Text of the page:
As far as bookstores go, obviously a huge part of it is changes to the publishing world, but that speaks to the erasure of a lot of subcultures that used to be fully sustainable. Of course, there's self-publishing now, but accessing these audiences is a completely different game. The impact of the economics has ripple effects that have many more implications than just "this bar is gone, or this bookstore is gone."

A lot of people say, "Oh, well, there's gay marriage now, so essentially queer people can assimilate into the larger culture; we don't need places to go." But for both political and romantic reasons, we still need to be able to spend time with people who we want to partner with or who we want to engage in political activities with. Those two things are in many ways core to a lot of lesbian and queer communities. Not every lesbian is a political activist, and not every political activist is queer, but the collision of politics and lesbian identity is longstanding and a very rich and important history.

unknown_play_project_wow_cafe_theatre_photo_3_credit_jeanette_sears
Members of the WOW Cafe Theatre Collective participating in an Unknown Play Project shoot: Laura Marie Thompson, Karina Pantoja, and Sharon Jane Smith.

Photo byJeanette Sears

Clearly, a lot of your current focus is on the history of places that have been around for a while, but have you identified any new trends?

One of the things I'm really trying to do with the documentary project is focus on spaces that have some kind of intergenerational representation within the collective. Almost all of these spaces are collectively run, which creates an interesting challenge for the documentary. I don't really want to have a series of talking heads, because it's not representative of what these communities look like. Having lots of group conversations also presents its own challenge, but I think that's a little more true to the spirit of these places.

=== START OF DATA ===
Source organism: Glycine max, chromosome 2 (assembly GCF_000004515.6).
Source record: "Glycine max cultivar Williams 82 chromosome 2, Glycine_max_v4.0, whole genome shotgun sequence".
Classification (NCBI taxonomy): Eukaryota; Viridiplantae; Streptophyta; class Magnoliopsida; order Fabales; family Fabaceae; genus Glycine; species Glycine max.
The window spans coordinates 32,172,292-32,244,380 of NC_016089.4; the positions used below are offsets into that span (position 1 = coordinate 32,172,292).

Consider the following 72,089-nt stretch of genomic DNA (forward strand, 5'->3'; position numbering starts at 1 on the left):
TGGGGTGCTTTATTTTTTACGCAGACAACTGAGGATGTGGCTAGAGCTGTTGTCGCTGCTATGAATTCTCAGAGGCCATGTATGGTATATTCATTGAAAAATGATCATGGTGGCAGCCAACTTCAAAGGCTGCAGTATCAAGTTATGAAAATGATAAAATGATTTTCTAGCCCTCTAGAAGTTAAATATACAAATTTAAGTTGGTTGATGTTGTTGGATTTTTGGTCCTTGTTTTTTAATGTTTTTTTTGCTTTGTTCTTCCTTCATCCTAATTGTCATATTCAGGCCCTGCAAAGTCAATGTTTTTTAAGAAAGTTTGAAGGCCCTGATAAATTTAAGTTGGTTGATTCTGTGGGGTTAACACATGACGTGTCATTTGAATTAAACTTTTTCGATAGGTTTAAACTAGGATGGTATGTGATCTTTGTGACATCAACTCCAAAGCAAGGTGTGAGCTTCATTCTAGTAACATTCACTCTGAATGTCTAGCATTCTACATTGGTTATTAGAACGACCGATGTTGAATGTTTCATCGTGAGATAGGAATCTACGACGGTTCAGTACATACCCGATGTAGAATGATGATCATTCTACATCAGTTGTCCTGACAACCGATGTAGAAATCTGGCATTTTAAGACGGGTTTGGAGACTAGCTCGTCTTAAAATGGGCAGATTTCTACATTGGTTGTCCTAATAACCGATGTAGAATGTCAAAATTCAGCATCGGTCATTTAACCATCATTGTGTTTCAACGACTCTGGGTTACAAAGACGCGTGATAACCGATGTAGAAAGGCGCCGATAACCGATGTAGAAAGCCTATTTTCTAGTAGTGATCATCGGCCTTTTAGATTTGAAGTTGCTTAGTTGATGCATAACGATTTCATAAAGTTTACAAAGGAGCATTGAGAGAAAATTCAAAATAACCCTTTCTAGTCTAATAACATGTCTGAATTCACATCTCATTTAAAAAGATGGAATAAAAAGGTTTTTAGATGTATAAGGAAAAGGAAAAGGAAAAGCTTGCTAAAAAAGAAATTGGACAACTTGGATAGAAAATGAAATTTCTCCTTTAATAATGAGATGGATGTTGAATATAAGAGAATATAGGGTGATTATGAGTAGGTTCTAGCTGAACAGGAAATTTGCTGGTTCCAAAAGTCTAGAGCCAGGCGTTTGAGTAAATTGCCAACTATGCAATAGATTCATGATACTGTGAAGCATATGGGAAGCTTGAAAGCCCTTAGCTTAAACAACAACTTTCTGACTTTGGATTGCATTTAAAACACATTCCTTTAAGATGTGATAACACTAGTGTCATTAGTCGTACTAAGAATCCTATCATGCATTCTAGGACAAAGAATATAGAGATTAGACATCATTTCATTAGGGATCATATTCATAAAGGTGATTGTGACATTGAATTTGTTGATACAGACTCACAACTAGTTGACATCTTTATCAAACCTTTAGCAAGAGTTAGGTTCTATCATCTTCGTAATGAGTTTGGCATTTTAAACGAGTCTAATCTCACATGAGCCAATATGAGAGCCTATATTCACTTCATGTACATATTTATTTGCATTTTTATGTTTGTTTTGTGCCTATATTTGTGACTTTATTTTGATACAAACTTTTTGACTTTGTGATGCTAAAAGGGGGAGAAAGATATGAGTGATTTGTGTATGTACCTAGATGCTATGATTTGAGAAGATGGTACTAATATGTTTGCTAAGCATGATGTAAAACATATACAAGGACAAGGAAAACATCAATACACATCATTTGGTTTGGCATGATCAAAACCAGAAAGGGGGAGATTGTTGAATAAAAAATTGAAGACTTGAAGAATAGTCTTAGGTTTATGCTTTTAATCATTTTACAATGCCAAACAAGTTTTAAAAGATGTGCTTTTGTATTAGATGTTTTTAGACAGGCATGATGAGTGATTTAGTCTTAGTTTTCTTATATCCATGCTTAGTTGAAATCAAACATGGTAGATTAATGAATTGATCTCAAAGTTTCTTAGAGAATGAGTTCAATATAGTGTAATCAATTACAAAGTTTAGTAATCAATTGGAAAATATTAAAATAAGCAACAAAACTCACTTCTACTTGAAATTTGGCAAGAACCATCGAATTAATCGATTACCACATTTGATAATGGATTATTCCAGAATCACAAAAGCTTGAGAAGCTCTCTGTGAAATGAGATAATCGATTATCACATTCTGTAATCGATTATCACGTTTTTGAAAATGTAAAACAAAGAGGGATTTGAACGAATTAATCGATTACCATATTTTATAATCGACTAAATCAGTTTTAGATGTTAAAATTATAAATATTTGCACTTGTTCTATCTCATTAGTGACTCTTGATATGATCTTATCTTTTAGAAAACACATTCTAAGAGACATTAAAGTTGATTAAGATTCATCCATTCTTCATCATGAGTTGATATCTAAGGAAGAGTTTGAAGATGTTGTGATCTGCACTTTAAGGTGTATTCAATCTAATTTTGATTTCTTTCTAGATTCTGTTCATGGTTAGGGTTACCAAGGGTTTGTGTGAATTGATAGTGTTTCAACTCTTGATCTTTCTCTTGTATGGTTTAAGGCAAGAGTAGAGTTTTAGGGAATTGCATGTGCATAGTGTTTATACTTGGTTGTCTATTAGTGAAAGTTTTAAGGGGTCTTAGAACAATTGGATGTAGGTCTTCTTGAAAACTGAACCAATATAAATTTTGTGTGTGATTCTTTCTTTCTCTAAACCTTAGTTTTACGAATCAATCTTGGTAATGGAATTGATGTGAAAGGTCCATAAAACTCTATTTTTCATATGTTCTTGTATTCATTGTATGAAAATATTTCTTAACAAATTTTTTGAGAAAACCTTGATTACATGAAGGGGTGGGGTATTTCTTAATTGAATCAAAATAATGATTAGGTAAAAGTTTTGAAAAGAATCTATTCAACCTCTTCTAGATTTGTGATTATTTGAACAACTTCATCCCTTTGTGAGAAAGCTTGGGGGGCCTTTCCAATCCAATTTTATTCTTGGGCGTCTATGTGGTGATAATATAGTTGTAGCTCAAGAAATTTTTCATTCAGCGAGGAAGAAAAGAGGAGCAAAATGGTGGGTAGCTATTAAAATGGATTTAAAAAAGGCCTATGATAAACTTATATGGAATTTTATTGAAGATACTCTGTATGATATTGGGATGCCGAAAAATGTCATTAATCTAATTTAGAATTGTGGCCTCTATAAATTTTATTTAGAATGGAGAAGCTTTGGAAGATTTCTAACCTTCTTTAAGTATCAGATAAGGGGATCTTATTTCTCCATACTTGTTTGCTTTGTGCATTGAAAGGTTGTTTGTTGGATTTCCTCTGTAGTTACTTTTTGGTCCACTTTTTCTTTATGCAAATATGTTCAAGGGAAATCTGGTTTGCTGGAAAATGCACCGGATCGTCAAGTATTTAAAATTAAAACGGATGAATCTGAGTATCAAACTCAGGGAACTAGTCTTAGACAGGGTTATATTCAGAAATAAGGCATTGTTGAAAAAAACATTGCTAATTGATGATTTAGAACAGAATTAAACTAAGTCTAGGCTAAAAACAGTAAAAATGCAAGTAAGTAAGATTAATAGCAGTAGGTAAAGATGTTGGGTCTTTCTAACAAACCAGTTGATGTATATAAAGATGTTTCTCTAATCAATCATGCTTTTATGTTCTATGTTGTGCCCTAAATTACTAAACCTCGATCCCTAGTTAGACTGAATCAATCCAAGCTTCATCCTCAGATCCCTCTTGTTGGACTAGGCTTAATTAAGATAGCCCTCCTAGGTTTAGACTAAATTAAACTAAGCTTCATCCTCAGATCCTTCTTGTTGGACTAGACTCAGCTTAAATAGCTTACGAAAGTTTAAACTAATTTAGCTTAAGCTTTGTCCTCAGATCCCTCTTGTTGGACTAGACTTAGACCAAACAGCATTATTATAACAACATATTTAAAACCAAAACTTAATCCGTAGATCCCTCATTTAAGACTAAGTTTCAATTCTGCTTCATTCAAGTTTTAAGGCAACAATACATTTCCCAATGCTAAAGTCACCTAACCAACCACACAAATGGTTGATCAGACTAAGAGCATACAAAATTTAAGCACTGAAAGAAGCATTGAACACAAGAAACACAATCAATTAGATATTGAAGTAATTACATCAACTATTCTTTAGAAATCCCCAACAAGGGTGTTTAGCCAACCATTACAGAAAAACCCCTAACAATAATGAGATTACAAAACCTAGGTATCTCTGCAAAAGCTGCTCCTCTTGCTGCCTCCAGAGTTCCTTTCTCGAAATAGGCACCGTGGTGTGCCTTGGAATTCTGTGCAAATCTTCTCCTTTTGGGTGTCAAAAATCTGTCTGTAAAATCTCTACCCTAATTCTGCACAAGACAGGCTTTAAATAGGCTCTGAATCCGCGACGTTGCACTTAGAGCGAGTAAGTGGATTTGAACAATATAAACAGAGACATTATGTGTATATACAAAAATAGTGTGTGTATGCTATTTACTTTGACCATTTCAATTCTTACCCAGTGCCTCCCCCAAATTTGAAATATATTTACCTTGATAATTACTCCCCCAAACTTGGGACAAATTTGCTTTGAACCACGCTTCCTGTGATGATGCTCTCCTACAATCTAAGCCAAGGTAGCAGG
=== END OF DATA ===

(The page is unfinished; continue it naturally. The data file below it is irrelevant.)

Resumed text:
With a lot of the newer organizations, there’s a taking of the challenges and the political work that started in the '70s and continuing to push it forward, which seems to mean engaging with a queer sensibility. There's not one way to be a lesbian; there's a gender spectrum. There's no gay, straight, bi; there's a broad spectrum of ways to identify within that. The Brown Boi Project is a really fascinating and wonderful organization that isn't necessarily about lesbians or queer women as about exploring masculinity, but it is driven by a lot of queer women of color, people who identify as masculine of center, trans men, and also cis men are part of it..

How can people keep in touch with your project, or even support it?

We're currently running a Hatchfund campaign—Hatchfund is very similar to Kickstarter, but it's a nonprofit. We're trying to raise funds to help us purchase equipment and pay for things like gas and food while we're out on the road. That's the No. 1 way people can help right now. They can stay on top of things by following us on Facebook or on Instagram.

When I talk to people about the project, or I mention certain spaces to people, whether they're lesbians or otherwise, they often haven’t heard of them. So one of the things I'm really committed to doing is putting a lot of the research I do up on the website. I've already put up research about feminist bookstores and about lesbian bars. I'm trying to just put that all out there so people can see things that still remain largely invisible, even within the queer community and the lesbian community. 

If these places are still alive, let's not let them go unnoticed.

The continuation of the sense that so much of women's lives is invisible in our culture is deeply, deeply frustrating. 

This interview has been edited and condensed.

June Thomas is a Slate culture critic and editor of Outward, Slate’s LGBTQ section.